A Cambridge City Council website

Cambridge City Council

Council and democracy

Home > Council and Democracy > Agenda item

Agenda item

Councillor Robertson - Fireworks and Pets as Prizes

This Council notes:

 

Effects of Loud Fireworks on Animals

 

1.  Studies have found fireworks to be the most common cause for fear responses in dogs¹, and it is estimated that 45 percent of dogs show signs of fear when they hear fireworks². A New Zealand survey recorded 79 percent of horses as either anxious or
very anxious around fireworks or over the Guy Fawkes Day period.³

 

2.  Although there is limited direct evidence, it is also likely that fireworks and their debris will cause disturbance to wildlife, and are likely to cause suffering or distress, depending on the distance from the explosive and the noise level.

 

3.  The RSPCA believes that a licensing system would help with better enforcement of the law by allowing enforcement bodies to know where licensed events are being held so they can focus on locations and incidents elsewhere.

 

4.  This phobia can be treated (in dogs at least) in the long term but owners need to prepare themselves and their pets sooner, rather than just before the fireworks are let off. There is a need to raise awareness about the impact of fireworks on animals to the wider public to encourage them to be more considerate of those with pets, horses and livestock as well as local wildlife

¹ Blackwell, E., Bradshaw, J., & Casey, R. (2013). Fear responses to noises in domestic dogs: Prevalence, risk
factors and co-occurrence with other fear related behaviour. Applied Animal Behaviour Science 145, 15-25.
² Blackwell, E., Casey, R., & Bradshaw, J. (2005). Firework Fears and Phobias in the Domestic Dog. Scientific
Report for the RSPCA, University of Bristol, UK
³ Gronqvist, G, Rogers, C. & Gee, E. (2016). The Management of Horses during Fireworks in New Zealand.
Animals 6(20).

 

 

Pets as prizes

 

5.  That the RSPCA

a.  receives reports of pets given as prizes via fairgrounds, social media and other channels in England – and notes the issue  predominantly concerns goldfish

b.  is concerned for the welfare of those animals

c.  recognises that many cases of pets being as prizes may go unreported each year

d.  supports a move to ban the giving of live animals as prizes, in any form.

 

6.  That the city council has an existing policy that does not permit the use of live creatures as prizes at any event including circuses and funfairs on the Council’s parks and open spaces,


The Council agrees to:

 

A.  To encourage the organisers of all public firework displays within the local authority boundaries to be advertised in advance of the event, allowing residents to take precautions for their animals and vulnerable people

B.  To actively promote a public awareness campaign about the impact of fireworks on animal welfare and vulnerable people – including the precautions that can be taken to mitigate risks.

C.  To write to the UK Government urging them to introduce legislation to limit the maximum noise level of fireworks to 90dB for those sold to the public for private displays.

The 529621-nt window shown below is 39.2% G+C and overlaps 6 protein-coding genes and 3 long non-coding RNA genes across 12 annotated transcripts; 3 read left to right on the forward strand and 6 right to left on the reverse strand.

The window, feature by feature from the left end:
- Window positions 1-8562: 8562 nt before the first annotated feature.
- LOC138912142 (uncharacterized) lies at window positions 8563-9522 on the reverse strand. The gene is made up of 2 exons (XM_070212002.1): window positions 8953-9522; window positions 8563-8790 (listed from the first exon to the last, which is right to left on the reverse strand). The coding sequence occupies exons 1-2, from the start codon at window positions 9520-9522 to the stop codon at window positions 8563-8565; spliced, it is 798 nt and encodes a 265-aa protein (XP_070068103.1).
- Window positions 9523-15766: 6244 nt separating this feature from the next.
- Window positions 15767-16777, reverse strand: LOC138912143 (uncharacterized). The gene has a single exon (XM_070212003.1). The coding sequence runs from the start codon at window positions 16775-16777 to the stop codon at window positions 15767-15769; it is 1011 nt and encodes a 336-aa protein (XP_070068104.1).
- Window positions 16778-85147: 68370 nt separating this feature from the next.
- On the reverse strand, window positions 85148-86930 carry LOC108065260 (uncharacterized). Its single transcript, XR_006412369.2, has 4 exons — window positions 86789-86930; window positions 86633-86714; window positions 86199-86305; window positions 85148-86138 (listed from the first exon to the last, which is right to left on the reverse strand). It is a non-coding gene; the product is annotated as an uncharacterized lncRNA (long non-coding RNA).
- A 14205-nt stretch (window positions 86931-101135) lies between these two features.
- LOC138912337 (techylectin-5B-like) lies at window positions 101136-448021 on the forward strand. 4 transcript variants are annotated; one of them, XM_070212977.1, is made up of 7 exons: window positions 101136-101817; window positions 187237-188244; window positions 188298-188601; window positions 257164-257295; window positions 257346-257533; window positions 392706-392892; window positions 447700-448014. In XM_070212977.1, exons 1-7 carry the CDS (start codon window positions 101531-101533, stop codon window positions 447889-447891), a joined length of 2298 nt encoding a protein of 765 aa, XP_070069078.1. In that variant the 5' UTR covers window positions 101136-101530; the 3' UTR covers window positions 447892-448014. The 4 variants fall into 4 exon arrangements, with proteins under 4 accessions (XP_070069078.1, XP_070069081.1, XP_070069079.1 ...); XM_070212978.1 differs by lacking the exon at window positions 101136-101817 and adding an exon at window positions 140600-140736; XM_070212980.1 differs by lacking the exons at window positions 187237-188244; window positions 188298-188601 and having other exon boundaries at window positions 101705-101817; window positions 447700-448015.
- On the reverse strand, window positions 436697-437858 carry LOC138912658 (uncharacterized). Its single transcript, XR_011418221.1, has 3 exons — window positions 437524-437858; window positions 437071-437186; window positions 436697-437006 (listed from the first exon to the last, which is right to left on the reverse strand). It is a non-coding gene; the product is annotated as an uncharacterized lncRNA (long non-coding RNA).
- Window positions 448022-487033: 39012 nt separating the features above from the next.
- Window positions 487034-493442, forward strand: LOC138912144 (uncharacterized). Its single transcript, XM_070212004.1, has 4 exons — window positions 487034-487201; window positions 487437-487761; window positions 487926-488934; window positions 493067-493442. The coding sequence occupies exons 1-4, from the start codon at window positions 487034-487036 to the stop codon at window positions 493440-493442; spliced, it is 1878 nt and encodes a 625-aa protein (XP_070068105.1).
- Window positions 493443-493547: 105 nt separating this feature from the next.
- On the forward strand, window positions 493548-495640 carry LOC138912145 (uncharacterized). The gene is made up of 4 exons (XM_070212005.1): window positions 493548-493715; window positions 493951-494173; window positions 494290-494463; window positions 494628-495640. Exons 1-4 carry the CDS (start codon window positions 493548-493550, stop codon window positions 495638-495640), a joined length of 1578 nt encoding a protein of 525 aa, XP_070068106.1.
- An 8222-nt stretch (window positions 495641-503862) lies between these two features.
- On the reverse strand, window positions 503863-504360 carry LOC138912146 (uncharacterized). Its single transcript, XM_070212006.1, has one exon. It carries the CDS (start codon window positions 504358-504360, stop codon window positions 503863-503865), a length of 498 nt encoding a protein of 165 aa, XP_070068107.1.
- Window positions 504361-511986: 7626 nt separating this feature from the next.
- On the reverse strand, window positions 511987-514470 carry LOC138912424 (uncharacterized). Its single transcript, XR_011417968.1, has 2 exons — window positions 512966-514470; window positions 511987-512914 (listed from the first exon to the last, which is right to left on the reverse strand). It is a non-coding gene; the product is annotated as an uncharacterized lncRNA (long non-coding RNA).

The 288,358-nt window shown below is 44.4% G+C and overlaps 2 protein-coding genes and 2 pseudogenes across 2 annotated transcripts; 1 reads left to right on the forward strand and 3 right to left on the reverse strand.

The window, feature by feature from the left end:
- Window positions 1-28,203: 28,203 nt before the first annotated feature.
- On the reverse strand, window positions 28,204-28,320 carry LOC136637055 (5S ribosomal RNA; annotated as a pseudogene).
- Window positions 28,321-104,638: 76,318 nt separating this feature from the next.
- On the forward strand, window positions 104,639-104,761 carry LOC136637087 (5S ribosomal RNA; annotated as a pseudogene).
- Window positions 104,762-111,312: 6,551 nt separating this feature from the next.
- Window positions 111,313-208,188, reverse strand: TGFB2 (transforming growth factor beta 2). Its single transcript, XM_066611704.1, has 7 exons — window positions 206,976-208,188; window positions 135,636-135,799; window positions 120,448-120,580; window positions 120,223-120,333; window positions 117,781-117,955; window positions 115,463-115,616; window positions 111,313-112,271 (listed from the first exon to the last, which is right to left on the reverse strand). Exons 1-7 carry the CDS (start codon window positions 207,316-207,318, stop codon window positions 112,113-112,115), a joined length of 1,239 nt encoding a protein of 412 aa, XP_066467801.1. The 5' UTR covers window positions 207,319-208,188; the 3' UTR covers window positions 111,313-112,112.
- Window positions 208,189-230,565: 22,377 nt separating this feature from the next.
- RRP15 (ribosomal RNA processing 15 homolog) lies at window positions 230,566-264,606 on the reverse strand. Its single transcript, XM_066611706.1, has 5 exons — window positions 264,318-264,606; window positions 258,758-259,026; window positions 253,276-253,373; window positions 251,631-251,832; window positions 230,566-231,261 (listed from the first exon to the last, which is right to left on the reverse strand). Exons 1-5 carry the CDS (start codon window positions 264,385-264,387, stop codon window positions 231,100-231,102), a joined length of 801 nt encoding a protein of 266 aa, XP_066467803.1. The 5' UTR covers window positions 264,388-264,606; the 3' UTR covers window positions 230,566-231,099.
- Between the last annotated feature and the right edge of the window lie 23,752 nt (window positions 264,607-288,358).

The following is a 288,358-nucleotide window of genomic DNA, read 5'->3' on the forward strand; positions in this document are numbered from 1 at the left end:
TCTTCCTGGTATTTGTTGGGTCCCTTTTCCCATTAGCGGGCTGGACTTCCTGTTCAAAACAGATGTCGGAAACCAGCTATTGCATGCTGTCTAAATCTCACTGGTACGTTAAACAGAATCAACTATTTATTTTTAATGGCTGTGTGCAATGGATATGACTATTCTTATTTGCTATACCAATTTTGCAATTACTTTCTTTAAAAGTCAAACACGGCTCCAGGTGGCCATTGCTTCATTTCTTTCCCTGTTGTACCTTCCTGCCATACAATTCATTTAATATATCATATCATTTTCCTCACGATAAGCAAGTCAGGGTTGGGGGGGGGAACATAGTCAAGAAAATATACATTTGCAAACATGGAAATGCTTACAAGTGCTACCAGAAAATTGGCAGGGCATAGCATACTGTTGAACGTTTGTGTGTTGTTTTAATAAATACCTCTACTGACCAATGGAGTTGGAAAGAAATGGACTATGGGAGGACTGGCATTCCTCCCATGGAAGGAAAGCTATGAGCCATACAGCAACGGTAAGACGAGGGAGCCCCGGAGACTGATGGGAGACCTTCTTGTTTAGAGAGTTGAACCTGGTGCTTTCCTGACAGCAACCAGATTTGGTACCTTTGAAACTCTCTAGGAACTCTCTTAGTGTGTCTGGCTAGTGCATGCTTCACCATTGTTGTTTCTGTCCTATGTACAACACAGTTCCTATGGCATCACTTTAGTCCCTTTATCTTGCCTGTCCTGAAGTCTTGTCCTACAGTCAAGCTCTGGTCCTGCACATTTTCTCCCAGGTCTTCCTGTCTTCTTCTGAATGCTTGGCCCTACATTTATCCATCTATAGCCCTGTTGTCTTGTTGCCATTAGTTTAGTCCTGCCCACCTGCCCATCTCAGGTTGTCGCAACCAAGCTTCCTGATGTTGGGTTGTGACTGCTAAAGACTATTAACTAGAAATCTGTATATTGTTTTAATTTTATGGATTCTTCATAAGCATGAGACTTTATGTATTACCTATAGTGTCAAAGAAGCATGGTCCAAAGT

D.  To encourage local suppliers of fireworks to stock ‘quieter’ fireworks for public display.

 

E.  To encourage others in Cambridge to also ban the giving of live animals as prizes, in any form.

F.  write to the UK Government, urging an outright ban on the giving of live animals as prizes on both public and private

 

 

Minutes:

Councillor Collis proposed and Councillor Dryden seconded the following motion:

 

 Effects of Loud Fireworks on Animals

1.  Studies have found fireworks to be the most common cause for fear responses in dogs¹, and it is estimated that 45 percent of dogs show signs of fear when they hear
fireworks². A New Zealand survey recorded 79 percent of horses as either anxious or very anxious around fireworks or over the Guy Fawkes Day period.³

2.  Although there is limited direct evidence, it is also likely that fireworks and their debris will cause disturbance to wildlife, and are likely to cause suffering or distress, depending on the distance from the explosive and the noise level.

3.  The RSPCA believes that a licensing system would help with better enforcement of the law by allowing enforcement bodies to know where licensed events are being held so they can focus on locations and incidents elsewhere.

4.  This phobia can be treated (in dogs at least) in the long term but owners need to prepare themselves and their pets sooner, rather than just before the fireworks are let off. There is a need to raise awareness about the impact of fireworks on animals to the wider public to encourage them to be more considerate of those with pets, horses and livestock as well as local wildlife

¹ Blackwell, E., Bradshaw, J., & Casey, R. (2013). Fear responses to noises in domestic dogs: Prevalence, risk
factors and co-occurrence with other fear related behaviour. Applied Animal Behaviour Science 145, 15-25.
² Blackwell, E., Casey, R., & Bradshaw, J. (2005). Firework Fears and Phobias in the Domestic Dog. Scientific
Report for the RSPCA, University of Bristol, UK
³ Gronqvist, G, Rogers, C. & Gee, E. (2016). The Management of Horses during Fireworks in New Zealand.
Animals 6(20).

 

Pets as prizes

5.  That the RSPCA

a.  receives reports of pets given as prizes via fairgrounds, social media and other channels in England – and notes the issue predominantly concerns goldfish

b.  is concerned for the welfare of those animals

c.  recognises that many cases of pets being as prizes may go unreported each year

d.  supports a move to ban the giving of live animals as prizes, in any form.

6.  That the city council has an existing policy that does not permit the use of live creatures as prizes at any event including circuses and funfairs on the Council’s parks and open spaces,

 

The Council agrees to:

A.  To encourage the organisers of all public firework displays within the local authority boundaries to be advertised in advance of the event, allowing residents to take precautions for their animals and vulnerable people

B.  To actively promote a public awareness campaign about the impact of fireworks on animal welfare and vulnerable people – including the precautions that can be taken to mitigate risks.

C.  To write to the UK Government urging them to introduce legislation to limit the maximum noise level of fireworks to 90dB for those sold to the public for private displays.

D.  To encourage local suppliers of fireworks to stock ‘quieter’ fireworks for public display.

E.  To encourage others in Cambridge to also ban the giving of live animals as prizes, in any form.

F.  write to the UK Government, urging an outright ban on the giving of live animals as prizes on both public and private land.

 

Councillor Porrer proposed and Councillor Nethsingha seconded the following amendment to motion (additional text underlined):